The times they are a-changin' - not much, but just a little - when it comes to homosexuality and homophobia in the so-called Beautiful Game in France.

This month's cover of the gay magazine Têtu features the country's leading goalscorer this season, French international Olivier Giroud.
Olivier Giroud (Têtu magazine)

And the 25-year-old didn't only agree to quite literally get his kit off (well some of it) to pose for the camera, he also gave an interview in which he said he  "would be delighted if his gesture could help change the mentality of some involved in the game."

"I don't see any difference between a gay person and a straight one," he told the magazine, whose readers had already voted him the game's sexiest player back in January.

And he saw no problem in posing for Têtu which he described as "a magazine just like any other".

All right so, the world of (French) football probably isn't going to change dramatically because Giroud strikes a few topless poses and appears comfortable saying something others involved in the game wouldn't, won't or can't.

But surely it sends out all sorts of positive signals.

After all not only is Giroud a French international (with three caps so far and recently named by coach Laurent Blanc as a member of the provisional squad to take part in Euro 2012), he's also part of this season's championship winning team Montpellier and was Ligue 1's leading goal scorer.

He found the back of the net 21 times - equal with Paris-Saint Germain's Brazilian-born winger Nenê.

But as fewer of his goals came from the penalty spot (just two compared to Nenê's nine) it was Giroud who was "crowned" the Ligue's top scorer.

Homosexuality is still very much a taboo subject in football in France and in spite of campaign to combat it, homophobia remain an integral part of the mindset.

On more than one occasion Montpellier's team owner, Louis Nicollin, has made blatantly homophobic statements.

In 2010 amateur football club FC Chooz refused to renew Yoann Lemaire's contract after he came out even though the mayor of the village in eastern France had signed the "Charter against homophobia".

And in the 2011 book "Sexe football club" a top-ranked player, on condition of anonymity, described to journalists Bruno Godard and Jérôme Jessel the difficulties involved for him in coming out publicly and how widespread homophobia was in the game.

Good for Giroud.

Good for football.

Tuesday, 22 May 2012

François Hollande, a "normal" president - what's that?

"Normal" - it's a word that was heard a lot during the run-up to this year's presidential elections in France: François Hollande's proclaimed desire to be a "normal" president or at least introduce an air of "normalcy" into the role.

Fine perhaps as a campaign slogan, but now he's in office is it a realistic possibility?

Come to that, what the heck is "normal"? Is it even possible for the president of any country - let alone France - to be regarded as such? And is it really something to which a political leader should aspire?

Take a look at the non-exhaustive list of synonyms for "normal"; ordinary, average, typical, run-of-the-mill, middle-of-the-road, conventional, mainstream, unremarkable, unexceptional...the list goes on.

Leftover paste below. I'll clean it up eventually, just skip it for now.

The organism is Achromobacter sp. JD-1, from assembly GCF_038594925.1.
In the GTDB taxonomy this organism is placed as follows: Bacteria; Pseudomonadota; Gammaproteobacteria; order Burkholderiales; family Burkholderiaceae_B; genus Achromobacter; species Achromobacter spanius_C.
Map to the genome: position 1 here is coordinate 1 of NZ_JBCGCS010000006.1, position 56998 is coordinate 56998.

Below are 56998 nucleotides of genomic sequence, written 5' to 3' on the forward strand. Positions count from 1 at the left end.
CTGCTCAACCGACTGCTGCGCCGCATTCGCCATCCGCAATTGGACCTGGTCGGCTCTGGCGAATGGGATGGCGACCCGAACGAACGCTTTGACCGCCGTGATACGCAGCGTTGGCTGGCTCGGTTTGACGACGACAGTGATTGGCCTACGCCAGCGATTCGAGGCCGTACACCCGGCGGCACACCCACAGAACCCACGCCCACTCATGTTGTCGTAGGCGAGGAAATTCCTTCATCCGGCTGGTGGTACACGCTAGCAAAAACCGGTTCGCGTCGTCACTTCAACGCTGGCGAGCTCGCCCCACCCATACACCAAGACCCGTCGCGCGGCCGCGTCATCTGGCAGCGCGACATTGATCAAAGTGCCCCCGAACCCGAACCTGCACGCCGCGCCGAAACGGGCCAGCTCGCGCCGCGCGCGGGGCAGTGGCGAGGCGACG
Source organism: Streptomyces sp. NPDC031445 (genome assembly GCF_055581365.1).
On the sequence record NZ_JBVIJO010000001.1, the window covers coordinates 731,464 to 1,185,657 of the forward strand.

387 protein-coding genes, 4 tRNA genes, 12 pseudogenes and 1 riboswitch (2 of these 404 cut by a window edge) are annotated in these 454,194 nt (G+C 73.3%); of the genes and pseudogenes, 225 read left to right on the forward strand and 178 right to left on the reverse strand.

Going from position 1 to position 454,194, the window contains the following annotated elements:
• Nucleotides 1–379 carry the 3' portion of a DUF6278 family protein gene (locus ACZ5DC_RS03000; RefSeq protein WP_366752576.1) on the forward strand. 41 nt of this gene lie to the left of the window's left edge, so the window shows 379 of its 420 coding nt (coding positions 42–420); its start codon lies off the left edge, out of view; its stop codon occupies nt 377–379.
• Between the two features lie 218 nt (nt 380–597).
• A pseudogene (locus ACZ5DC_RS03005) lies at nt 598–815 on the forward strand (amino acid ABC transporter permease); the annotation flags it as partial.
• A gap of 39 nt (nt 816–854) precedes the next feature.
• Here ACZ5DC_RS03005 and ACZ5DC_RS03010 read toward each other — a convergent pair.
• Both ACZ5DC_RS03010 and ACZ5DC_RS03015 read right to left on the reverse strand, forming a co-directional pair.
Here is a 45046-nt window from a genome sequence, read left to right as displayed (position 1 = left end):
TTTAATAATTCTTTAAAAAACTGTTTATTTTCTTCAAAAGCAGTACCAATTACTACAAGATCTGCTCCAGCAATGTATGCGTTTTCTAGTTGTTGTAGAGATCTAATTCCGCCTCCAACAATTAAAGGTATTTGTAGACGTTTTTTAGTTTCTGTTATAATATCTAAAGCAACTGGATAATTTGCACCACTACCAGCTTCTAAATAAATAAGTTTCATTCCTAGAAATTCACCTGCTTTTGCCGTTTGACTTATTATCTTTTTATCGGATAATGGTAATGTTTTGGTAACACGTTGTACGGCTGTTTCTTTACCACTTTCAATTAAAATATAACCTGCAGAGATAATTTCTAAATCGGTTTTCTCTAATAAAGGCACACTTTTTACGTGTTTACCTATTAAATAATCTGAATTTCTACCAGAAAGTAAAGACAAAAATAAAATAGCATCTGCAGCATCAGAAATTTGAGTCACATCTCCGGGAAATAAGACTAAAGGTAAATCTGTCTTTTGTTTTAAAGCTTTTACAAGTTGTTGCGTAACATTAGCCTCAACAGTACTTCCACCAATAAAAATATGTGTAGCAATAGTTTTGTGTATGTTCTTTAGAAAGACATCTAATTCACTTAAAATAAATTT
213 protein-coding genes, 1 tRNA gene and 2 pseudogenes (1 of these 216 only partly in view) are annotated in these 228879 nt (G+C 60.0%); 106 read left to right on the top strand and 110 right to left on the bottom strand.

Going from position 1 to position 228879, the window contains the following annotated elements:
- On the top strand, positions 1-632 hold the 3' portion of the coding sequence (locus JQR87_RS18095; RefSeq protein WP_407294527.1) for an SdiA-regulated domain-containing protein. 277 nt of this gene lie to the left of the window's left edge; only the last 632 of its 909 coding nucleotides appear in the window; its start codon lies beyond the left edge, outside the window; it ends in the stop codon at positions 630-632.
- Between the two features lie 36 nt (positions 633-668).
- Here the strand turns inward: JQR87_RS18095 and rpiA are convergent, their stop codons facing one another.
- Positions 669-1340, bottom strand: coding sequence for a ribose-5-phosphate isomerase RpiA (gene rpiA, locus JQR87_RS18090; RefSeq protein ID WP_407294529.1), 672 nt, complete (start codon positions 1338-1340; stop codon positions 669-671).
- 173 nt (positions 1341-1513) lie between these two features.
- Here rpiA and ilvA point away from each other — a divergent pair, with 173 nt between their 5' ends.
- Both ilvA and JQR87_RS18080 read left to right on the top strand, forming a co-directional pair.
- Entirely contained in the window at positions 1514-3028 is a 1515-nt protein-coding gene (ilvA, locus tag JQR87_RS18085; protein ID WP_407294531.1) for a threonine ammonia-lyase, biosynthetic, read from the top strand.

Yep, that's exactly what the French and the rest of the world needs. Blandness personified.

Of course Hollande probably means being in touch with the folk, a man of the people, uniting the French and not alienating them, behaving decently, breaking with the excesses and extravagences often associated with the office of president - in fact anything and everything his predecessor wasn't in terms of actions and comportment.

That has to be a good thing. It's honorable and admirable.

But he's the president now, and there's nothing "normal" about the office. It's one the French have traditionally regarded with a certain reverence and his role is perhaps that of a democratically-elected monarch with real political power.

He meets other world leaders, takes decisions that will effect our lives, sets the political agenda for the country,...heck he's the flippin' leader.

Sure, it was endearing to see him getting drenched in the ceremonies immediately following his investiture as he brought a certain dignity to the proceedings, and that photo' on the cover of this week's edition of Le Point raises a smile.

He's human in the way the rest of us are.

But come on François, enough already with the "normal". Stop trying to pull the proverbial wool over our eyes and assume what it is you have become - M. le Président.

Monday, 21 May 2012

Montpellier are French football champions, "Money cannot buy happiness"


Montpellier have proven that the so-called Beautiful Game isn't all about money by winning the French Ligue title.

They came from behind to beat already-relegated Auxerre 2-1 in their last match of the season, clinching the title three points ahead of their nearest rivals Paris-Saint Germain, PSG.

Montpellier supporters celebrate (screenshot France 24 match report)
 In doing so, Montpellier not only rewrote club history by winning the championship for the first time, they also delivered an important reminder that seems to be forgotten in these days where cash speaks.

Football, soccer, call it what you will, doesn't just have to be all about money. It can still be about team spirit.

You see in a game which sees top players earning obscene amounts and often having little or no loyalty to a club, preferring instead to chase the big bucks, Montpellier are something of an anomaly or maybe even an anachronism.

Owned since 1974 by the somewhat larger-than-life French businessmen Laurent Nicollin, Montpellier Hérault Sport Club, to give them their full name, have a less than glowing history.